Dividend paying stocks like Australian Pharmaceutical Industries Limited (ASX:API) tend to be popular with investors, and for good reason – some research suggests a significant amount of all stock market returns come from reinvested dividends. Yet sometimes, investors buy a popular dividend stock because of its yield, and then lose money if the company’s dividend doesn’t live up to expectations.
A high yield and a long history of paying dividends is an appealing combination for Australian Pharmaceutical Industries. It would not be a surprise to discover that many investors buy it for the dividends. There are a few simple ways to reduce the risks of buying Australian Pharmaceutical Industries for its dividend, and we’ll go through these below.
Dividends are typically paid from company earnings. If a company pays more in dividends than it earned, then the dividend might become unsustainable – hardly an ideal situation. As a result, we should always investigate whether a company can afford its dividend, measured as a percentage of a company’s net income after tax. Australian Pharmaceutical Industries paid out 69% of its profit as dividends, over the trailing twelve month period. This is a healthy payout ratio, and while it does limit the amount of earnings that can be reinvested in the business, there is also some room to lift the payout ratio over time.
In addition to comparing dividends against profits, we should inspect whether the company generated enough cash to pay its dividend. Unfortunately, while Australian Pharmaceutical Industries pays a dividend, it also reported negative free cash flow last year. While there may be a good reason for this, it’s not ideal from a dividend perspective.
One of the major risks of relying on dividend income, is the potential for a company to struggle financially and cut its dividend. Not only is your income cut, but the value of your investment declines as well – nasty. Australian Pharmaceutical Industries has been paying dividends for a long time, but for the purpose of this analysis, we only examine the past 10 years of payments. The dividend has been cut on at least one occasion historically. During the past ten-year period, the first annual payment was AU$0.02 in 2010, compared to AU$0.077 last year. Dividends per share have grown at approximately 15% per year over this time. Australian Pharmaceutical Industries’s dividend payments have fluctuated, so it hasn’t grown 15% every year, but the CAGR is a useful rule of thumb for approximating the historical growth.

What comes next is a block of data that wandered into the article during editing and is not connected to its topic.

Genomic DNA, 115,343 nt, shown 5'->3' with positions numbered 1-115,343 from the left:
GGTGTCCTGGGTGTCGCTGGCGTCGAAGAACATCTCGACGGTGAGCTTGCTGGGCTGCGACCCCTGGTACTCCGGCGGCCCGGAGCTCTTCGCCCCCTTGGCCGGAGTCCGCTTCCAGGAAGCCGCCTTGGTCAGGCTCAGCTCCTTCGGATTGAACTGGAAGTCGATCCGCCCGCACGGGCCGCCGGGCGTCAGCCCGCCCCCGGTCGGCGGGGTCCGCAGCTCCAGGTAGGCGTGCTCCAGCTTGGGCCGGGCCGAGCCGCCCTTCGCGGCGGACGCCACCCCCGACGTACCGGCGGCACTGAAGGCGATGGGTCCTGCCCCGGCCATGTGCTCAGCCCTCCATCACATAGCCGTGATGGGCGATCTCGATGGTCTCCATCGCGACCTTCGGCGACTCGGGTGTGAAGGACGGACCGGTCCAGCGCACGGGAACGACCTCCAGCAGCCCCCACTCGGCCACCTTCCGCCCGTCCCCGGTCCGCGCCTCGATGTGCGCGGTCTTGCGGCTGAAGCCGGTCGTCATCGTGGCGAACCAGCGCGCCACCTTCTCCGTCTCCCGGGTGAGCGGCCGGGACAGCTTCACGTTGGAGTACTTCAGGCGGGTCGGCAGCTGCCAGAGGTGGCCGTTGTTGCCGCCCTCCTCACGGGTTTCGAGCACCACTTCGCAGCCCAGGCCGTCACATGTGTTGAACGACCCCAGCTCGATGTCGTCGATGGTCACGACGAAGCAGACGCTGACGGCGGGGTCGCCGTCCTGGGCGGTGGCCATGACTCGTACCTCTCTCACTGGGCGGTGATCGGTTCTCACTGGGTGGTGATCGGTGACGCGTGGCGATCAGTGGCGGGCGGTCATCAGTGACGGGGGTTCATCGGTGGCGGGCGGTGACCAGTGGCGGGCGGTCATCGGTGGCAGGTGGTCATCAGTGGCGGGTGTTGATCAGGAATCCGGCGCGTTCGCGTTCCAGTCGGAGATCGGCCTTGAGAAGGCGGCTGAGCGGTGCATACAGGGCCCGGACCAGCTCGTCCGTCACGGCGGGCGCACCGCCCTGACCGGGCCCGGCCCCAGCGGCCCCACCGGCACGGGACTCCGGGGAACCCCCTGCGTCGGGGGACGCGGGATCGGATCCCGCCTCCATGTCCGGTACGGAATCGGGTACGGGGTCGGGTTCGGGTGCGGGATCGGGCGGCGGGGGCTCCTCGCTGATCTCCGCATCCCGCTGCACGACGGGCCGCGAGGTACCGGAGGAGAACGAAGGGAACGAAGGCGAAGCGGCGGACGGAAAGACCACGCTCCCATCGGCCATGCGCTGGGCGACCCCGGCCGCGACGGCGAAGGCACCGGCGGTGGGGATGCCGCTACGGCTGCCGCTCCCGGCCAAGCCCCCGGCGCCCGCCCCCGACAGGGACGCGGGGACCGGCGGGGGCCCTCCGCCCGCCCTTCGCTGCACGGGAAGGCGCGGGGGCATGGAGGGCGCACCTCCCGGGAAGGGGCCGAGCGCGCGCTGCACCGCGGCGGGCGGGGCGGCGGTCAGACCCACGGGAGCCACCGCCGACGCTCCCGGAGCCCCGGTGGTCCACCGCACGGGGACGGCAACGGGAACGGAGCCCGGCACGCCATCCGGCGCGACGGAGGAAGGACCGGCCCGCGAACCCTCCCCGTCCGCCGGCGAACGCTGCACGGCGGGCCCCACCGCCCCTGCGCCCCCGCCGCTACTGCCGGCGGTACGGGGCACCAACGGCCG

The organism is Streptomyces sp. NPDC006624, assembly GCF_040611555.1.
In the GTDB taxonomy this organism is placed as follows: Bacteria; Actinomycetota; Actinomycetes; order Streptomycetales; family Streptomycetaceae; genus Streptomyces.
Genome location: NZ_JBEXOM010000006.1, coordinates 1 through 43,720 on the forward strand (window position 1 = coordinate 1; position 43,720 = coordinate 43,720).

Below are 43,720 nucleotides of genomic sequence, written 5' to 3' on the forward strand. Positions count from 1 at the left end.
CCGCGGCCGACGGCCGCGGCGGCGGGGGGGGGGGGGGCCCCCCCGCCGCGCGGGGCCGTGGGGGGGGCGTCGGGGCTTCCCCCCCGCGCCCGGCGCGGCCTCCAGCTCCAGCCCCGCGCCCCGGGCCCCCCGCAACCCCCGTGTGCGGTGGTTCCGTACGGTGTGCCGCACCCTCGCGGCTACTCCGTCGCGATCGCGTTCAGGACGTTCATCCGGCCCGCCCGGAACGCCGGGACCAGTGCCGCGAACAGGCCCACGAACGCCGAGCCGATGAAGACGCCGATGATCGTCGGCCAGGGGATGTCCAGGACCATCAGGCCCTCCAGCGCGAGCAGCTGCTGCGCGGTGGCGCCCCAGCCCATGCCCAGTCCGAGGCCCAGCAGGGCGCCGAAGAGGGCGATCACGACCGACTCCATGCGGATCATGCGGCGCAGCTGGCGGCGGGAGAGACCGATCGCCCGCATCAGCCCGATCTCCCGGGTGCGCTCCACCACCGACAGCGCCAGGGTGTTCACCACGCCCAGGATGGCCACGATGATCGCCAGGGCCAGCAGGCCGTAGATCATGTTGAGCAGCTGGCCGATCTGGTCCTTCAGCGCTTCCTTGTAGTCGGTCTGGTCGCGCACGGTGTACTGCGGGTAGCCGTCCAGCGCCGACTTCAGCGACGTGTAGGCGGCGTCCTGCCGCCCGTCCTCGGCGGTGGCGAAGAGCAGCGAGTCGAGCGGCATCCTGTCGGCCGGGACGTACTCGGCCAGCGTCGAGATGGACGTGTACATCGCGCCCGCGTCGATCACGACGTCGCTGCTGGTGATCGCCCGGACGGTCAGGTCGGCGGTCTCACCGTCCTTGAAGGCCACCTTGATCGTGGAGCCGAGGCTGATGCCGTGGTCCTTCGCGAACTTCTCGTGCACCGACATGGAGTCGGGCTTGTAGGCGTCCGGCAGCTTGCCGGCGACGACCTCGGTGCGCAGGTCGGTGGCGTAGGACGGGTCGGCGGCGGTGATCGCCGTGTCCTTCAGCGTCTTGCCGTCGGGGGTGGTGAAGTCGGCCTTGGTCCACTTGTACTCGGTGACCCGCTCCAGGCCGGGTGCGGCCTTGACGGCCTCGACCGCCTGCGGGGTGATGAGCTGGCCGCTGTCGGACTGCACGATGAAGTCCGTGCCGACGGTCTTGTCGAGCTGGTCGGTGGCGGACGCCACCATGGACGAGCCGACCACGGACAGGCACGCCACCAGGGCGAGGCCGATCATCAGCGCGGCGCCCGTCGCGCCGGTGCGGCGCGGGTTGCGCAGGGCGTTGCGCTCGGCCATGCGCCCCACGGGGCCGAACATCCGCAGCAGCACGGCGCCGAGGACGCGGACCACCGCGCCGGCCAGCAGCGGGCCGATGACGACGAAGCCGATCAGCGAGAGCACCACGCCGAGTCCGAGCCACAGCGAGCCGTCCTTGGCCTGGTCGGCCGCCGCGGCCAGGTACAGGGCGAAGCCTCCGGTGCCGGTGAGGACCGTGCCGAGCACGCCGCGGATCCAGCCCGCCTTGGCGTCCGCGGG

It’s not great to see that the payment has been cut in the past. We’re generally more wary of companies that have cut their dividend before, as they tend to perform worse in an economic downturn.
Dividend Growth Potential
With a relatively unstable dividend, it’s even more important to see if earnings per share (EPS) are growing. Why take the risk of a dividend getting cut, unless there’s a good chance of bigger dividends in future? Strong earnings per share (EPS) growth might encourage our interest in the company despite fluctuating dividends, which is why it’s great to see Australian Pharmaceutical Industries has grown its earnings per share at 23% per annum over the past five years. With recent, rapid earnings per share growth and a payout ratio of 69%, this business looks like an interesting prospect if earnings are reinvested effectively.
To summarise, shareholders should always check that Australian Pharmaceutical Industries’s dividends are affordable, that its dividend payments are relatively stable, and that it has decent prospects for growing its earnings and dividend. First, the company has a payout ratio that was within an average range for most dividend stocks, but it paid out virtually all of its generated cash flow. We were also glad to see it growing earnings, but it was concerning to see the dividend has been cut at least once in the past. Ultimately, Australian Pharmaceutical Industries comes up short on our dividend analysis. It’s not that we think it is a bad company – just that there are likely more appealing dividend prospects out there on this analysis.
Companies possessing a stable dividend policy will likely enjoy greater investor interest than those suffering from a more inconsistent approach. Still, investors need to consider a host of other factors, apart from dividend payments, when analysing a company. Case in point: We’ve spotted 4 warning signs for Australian Pharmaceutical Industries (of which 2 shouldn’t be ignored!) you should know about.
We have also put together a list of global stocks with a market capitalisation above $1bn and yielding more 3%.
If you spot an error that warrants correction, please contact the editor at firstname.lastname@example.org. This article by Simply Wall St is general in nature. It does not constitute a recommendation to buy or sell any stock, and does not take account of your objectives, or your financial situation. Simply Wall St has no position in the stocks mentioned.
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